The Earth's crust may have something in common with a lot of people: It tends to be lazy, at least when it comes to moving along certain types of seismic faults, new research says.
Using a special clay system to model a strike-slip fault (where one tectonic plate slides past another) with a bend that restrains the fault's movement, researchers found that the crust tends to develop smaller faults around the restraining bend to minimize the fault system's overall workload.
"In other words, the faults grow to make the system more efficient," said Michele Cooke, a geophysicist at the University of Massachusetts Amherst who led the study. "Since a bend is a place where the fault is inefficient, this is an interesting area to look."
Restraining bends like the ones in Cooke's experiments can be found where the southern San Andreas Fault bends around the San Gabriel Mountains; in Lebanon, along the Dead Sea Fault; and in many other places around the globe. This type of experiment can help scientists better understand potential seismic hazards in these areas, Cooke said.
Make new faults, but keep the old
The clay-based model helped Cooke explain how this type of fault system grows over time.
Most other models use dry sand, which is less cohesive than the kaolin clay used in her experiments. Whereas dry sand will always form new faults when it's under stress, the wetter kaolin clay maintains previously formed faults and allows them to continue slipping. These qualities not only changes the physics of the system, but it also makes it possible to measure and characterize the faults, because the kaolin preserves them.
"This is just like the Earth, which doesn't make new faults all the time. Faults along plate boundaries will be active for millions of years," Cooke told OurAmazingPlanet.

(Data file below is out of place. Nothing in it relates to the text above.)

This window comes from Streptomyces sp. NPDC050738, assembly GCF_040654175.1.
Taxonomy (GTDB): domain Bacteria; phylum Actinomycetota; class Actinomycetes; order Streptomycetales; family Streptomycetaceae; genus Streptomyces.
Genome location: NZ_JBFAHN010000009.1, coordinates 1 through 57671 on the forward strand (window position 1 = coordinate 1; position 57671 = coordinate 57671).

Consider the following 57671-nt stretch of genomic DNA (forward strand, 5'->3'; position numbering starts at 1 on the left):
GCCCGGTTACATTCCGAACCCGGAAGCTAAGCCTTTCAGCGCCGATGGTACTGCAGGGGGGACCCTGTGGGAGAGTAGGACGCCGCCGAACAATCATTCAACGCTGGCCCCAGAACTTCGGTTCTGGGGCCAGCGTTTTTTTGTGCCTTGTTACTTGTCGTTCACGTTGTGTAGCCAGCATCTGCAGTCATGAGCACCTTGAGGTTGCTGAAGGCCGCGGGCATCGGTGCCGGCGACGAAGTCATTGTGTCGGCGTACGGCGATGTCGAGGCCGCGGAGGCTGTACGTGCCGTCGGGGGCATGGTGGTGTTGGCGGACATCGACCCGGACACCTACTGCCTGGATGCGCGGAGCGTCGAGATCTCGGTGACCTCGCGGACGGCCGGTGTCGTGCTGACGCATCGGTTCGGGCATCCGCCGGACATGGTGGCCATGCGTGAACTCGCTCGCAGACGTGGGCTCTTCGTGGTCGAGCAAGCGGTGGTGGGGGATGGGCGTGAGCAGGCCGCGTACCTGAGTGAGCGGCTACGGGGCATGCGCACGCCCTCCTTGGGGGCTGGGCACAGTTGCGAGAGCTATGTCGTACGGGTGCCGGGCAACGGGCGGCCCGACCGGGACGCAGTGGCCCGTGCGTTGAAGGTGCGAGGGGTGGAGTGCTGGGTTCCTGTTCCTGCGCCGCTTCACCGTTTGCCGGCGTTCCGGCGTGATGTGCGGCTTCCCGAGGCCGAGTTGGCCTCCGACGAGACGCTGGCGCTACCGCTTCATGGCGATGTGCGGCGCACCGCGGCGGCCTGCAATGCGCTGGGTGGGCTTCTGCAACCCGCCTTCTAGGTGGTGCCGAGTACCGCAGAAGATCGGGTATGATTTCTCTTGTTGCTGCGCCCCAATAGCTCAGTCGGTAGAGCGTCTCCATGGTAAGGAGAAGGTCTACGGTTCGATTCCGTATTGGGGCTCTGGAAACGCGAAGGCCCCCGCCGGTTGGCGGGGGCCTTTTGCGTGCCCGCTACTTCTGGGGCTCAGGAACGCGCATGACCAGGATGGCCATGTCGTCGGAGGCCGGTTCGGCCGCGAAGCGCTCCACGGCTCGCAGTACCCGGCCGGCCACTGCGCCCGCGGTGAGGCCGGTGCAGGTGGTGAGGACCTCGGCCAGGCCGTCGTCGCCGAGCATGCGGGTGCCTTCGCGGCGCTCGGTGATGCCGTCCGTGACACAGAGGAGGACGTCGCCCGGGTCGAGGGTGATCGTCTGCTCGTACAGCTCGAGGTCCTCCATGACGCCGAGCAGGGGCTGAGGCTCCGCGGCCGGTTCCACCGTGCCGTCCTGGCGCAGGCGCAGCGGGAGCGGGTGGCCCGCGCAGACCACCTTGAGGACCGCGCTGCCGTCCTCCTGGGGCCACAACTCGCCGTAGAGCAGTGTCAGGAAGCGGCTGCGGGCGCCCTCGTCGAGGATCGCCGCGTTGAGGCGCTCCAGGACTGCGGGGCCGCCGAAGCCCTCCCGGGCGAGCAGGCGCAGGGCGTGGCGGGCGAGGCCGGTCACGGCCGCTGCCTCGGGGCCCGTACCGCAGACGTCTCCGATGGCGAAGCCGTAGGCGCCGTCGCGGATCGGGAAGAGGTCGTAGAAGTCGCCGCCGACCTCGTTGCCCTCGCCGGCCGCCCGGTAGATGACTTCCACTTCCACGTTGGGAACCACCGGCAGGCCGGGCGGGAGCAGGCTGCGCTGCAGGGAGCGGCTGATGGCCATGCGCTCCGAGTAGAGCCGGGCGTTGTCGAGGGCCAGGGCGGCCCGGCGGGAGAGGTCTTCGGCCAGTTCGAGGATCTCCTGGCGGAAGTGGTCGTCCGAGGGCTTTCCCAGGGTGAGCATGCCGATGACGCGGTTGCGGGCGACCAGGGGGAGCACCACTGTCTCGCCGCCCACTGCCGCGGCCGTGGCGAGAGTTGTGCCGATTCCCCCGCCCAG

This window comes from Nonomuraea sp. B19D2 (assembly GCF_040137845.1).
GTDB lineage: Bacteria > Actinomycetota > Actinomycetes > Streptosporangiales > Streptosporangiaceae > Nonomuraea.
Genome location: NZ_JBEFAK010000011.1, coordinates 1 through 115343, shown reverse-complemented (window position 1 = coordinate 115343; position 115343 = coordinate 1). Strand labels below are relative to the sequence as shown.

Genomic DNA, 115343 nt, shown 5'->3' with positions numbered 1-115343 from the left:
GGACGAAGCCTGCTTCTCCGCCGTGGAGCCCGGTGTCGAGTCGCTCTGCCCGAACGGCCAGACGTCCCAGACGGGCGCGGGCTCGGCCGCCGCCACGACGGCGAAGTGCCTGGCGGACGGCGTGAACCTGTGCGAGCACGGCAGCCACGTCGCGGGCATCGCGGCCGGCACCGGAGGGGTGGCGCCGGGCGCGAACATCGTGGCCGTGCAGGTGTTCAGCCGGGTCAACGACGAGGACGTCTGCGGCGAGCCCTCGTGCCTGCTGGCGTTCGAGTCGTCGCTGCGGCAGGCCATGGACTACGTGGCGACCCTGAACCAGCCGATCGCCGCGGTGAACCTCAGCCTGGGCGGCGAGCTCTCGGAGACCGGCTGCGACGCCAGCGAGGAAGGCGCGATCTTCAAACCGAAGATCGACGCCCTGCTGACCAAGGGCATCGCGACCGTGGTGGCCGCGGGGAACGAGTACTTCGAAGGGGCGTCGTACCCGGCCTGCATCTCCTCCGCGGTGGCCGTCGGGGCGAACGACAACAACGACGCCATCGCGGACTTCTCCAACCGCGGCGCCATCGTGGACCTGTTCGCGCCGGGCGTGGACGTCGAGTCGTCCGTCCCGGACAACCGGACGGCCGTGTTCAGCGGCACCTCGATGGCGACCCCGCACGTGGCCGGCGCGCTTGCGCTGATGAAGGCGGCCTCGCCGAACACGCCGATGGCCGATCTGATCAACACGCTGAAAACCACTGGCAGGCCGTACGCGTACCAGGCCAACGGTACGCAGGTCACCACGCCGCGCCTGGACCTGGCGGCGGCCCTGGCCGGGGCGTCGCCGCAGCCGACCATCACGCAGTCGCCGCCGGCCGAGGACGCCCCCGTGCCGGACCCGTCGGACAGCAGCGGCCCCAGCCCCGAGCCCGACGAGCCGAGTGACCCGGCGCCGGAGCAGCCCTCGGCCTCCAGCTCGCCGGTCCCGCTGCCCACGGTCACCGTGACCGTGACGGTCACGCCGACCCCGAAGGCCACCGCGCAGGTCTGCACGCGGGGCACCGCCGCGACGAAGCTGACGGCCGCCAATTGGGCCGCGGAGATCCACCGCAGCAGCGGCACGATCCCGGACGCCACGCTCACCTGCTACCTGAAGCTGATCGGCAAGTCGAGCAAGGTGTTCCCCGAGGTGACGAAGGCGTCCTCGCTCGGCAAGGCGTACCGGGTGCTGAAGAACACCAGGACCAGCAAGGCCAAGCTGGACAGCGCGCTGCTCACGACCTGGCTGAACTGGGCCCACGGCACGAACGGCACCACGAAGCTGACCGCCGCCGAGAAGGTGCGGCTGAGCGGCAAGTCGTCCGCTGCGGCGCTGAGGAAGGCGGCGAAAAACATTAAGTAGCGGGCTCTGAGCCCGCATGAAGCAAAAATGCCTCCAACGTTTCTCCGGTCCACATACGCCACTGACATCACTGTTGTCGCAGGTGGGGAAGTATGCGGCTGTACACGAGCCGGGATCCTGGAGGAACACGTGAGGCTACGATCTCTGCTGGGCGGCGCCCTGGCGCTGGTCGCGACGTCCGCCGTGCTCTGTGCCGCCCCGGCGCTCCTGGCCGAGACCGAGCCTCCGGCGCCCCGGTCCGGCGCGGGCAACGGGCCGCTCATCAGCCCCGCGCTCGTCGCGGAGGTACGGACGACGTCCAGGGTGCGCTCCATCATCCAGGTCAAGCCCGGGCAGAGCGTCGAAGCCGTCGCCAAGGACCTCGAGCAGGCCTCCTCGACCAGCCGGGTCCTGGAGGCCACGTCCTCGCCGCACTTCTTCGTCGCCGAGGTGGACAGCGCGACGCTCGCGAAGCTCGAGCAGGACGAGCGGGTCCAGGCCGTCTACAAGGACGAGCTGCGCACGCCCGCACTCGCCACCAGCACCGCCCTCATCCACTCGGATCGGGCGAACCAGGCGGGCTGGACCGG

The kaolin-clay model measures 2.7 square feet (0.25 square meters) and is five orders of magnitude thinner than the Earth's crust. To make the kaolin clay behave like real rocks in the crust, the researchers made the clay in the model five orders of magnitude weaker than typical crustal materials. This scaling helps ensure that the stresses in the model accurately simulate the much larger stresses in the Earth.
Difficult to predict
Scientists have previously thought that new faults formed when the stress around the faults was greater than the strength of the rock. But this seemingly simple idea hasn't helped predict fault ruptures in the real world. Dry sand and numerical models still can't accurately predict restraining-bend evolution, Cooke said.
Her new model shows there is some method to the faulting madness.
In Cooke's model, faults developed around the restraining bend as long as the bend was greater than 15 degrees, and especially if the bend was 30 degrees or more, she found. New faults grow in order to minimize work within the fault system — an idea Cooke has dubbed the "Lazy Earth" hypothesis.
Her results, published online Feb. 19 in the Journal of Structural Geology, lend hope that researchers will be able to better predict seismic hazards in regions near restraining bends.
One example, in particular, may hit close to home for quake-wary Southern Californians: "These experiments suggest that many, many thousand years from now, we might see a new fault form along the San Andreas, in the region north of Palm Springs," Cooke said. "But the geology there is very complicated — much more complex than the clay box — so prediction is difficult."
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